The passage of these laws do not of course automatically resolve a number of serious shortcomings of the legal system in relation to women’s experiences. Despite the salutary provisions of the PDVA which allow a Magistrate’s Court to intervene in cases of IPVW, problems of implementation that normally bedevil the legal system continue to pose obstacles to obtaining POs. The obstacles to claiming rights under the law in Sri Lanka include institutional and structural factors such as bureaucratic delays and inefficiency as well as the lack of independence of law enforcement authorities including judges due to the steady erosion of the rule of law. These obstacles are further compounded in the case of women due to the overwhelming domination of the legal profession by men, lack of familiarity with rules of behaviour, lack of formal and informal connections, limited access to networks of power outside their immediate family and community and the constant threat of further violence and exploitation by men in power.
Additionally, the relative autonomy of legal decision makers, and the scope of the discretion they posses, provides ample opportunity for cultural norms to persist and even thrive in opposition to legislative mandates. Thus familial ideology continues to operate both explicitly and implicitly through the judicial process. One lawyer after another interviewed for this study expressed the view that the outcome of filing a case under the PDVA is impossible to predict and is contingent on the judge handling the case. A thread running through the narratives is the ambivalence about the PDVA among judges and police officers and the fact that not all judges involved in the judicial process see the Act in a positive light. Nor are they unanimous about the objectives of the Act. Many respondents were clear that judges bring their own personal biases to the decision making process undermining both the letter and the spirit of the law. These include fears that the act is undermining marriage and increasing the number of divorces, triviliasation and minimization of violence, and discourses about vengeful and spiteful wives who are jeorpadising family harmony and unity. Some lawyers reported of judges openly expressing concern that women use the Act to get a protection order, when they are having extra-marital affairs and they want to get rid of their husbands so they can move in with their new lovers. It is possible that judicial discourses have drawn succour from political discourses about the Act which have questioned the cultural appropriateness of the act (which I have documented elsewhere).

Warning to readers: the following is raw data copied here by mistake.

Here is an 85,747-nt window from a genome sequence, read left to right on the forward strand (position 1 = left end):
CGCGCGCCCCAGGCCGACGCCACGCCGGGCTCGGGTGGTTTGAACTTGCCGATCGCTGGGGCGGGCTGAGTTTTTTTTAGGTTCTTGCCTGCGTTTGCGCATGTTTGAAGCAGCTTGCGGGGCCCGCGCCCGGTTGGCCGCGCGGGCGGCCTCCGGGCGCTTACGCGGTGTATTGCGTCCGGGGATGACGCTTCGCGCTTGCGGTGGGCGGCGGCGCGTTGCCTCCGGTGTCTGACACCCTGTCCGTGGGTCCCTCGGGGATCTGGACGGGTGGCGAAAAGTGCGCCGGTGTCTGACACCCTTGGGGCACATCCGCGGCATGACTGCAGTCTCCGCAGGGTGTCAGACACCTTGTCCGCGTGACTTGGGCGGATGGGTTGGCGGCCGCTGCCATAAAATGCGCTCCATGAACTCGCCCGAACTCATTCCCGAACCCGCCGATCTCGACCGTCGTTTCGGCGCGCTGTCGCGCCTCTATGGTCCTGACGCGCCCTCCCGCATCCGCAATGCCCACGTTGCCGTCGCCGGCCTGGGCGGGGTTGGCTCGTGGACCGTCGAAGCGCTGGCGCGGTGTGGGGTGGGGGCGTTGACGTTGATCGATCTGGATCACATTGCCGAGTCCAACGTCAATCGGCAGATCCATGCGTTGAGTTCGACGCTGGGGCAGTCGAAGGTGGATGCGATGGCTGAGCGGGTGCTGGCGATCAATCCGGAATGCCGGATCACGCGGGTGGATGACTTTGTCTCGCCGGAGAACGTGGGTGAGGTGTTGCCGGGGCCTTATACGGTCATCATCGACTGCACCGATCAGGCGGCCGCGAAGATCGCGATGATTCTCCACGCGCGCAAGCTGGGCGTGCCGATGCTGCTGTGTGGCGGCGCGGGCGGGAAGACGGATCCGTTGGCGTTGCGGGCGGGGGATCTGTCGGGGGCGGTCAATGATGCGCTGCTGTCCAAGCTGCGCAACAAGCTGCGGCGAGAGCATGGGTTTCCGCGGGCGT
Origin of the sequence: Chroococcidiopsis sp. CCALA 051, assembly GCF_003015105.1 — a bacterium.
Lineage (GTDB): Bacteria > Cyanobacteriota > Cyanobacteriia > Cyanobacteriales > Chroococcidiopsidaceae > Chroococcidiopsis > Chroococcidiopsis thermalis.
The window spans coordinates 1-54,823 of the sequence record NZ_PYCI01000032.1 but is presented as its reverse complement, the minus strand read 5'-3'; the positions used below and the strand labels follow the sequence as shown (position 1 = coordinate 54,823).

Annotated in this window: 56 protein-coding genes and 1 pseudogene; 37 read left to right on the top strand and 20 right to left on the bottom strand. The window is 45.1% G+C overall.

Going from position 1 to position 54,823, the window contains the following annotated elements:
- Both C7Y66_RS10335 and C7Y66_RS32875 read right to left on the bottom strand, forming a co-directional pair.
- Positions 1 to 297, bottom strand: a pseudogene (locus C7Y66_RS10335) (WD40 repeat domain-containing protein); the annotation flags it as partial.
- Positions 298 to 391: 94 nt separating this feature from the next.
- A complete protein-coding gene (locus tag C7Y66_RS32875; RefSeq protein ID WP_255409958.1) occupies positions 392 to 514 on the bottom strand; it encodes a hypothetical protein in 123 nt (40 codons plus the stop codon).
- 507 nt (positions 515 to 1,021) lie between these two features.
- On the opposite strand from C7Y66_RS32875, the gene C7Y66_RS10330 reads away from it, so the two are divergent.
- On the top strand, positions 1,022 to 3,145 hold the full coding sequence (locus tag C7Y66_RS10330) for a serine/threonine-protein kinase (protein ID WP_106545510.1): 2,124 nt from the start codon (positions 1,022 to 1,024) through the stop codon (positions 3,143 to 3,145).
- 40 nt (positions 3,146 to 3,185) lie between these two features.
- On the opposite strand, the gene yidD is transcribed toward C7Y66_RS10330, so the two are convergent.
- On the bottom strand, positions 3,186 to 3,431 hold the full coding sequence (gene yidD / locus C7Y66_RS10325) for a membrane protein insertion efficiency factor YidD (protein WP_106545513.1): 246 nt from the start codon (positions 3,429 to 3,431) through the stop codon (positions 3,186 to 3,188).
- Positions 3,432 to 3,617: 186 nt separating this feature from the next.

Thus it is my contention that there is little support for women to take on a rights defined identity as a battered wife under the PDVA. Those that do are seen by the judiciary as challenging cultural norms, breaking up the family, bringing shame on the family or spiteful and vengeful women who are trying to grab the property of their husbands or deprive them of their children. Thus, 10 years after its enactment the PDVA remains a remedy of last resort for women victims of intimate partner violence. Much more needs to be done both by government and civil society organization to raise consciousness relating to this law within society and law enforcement agencies. Chulani Kodikara is a Senior Researcher at the International Centre for Ethnic Studies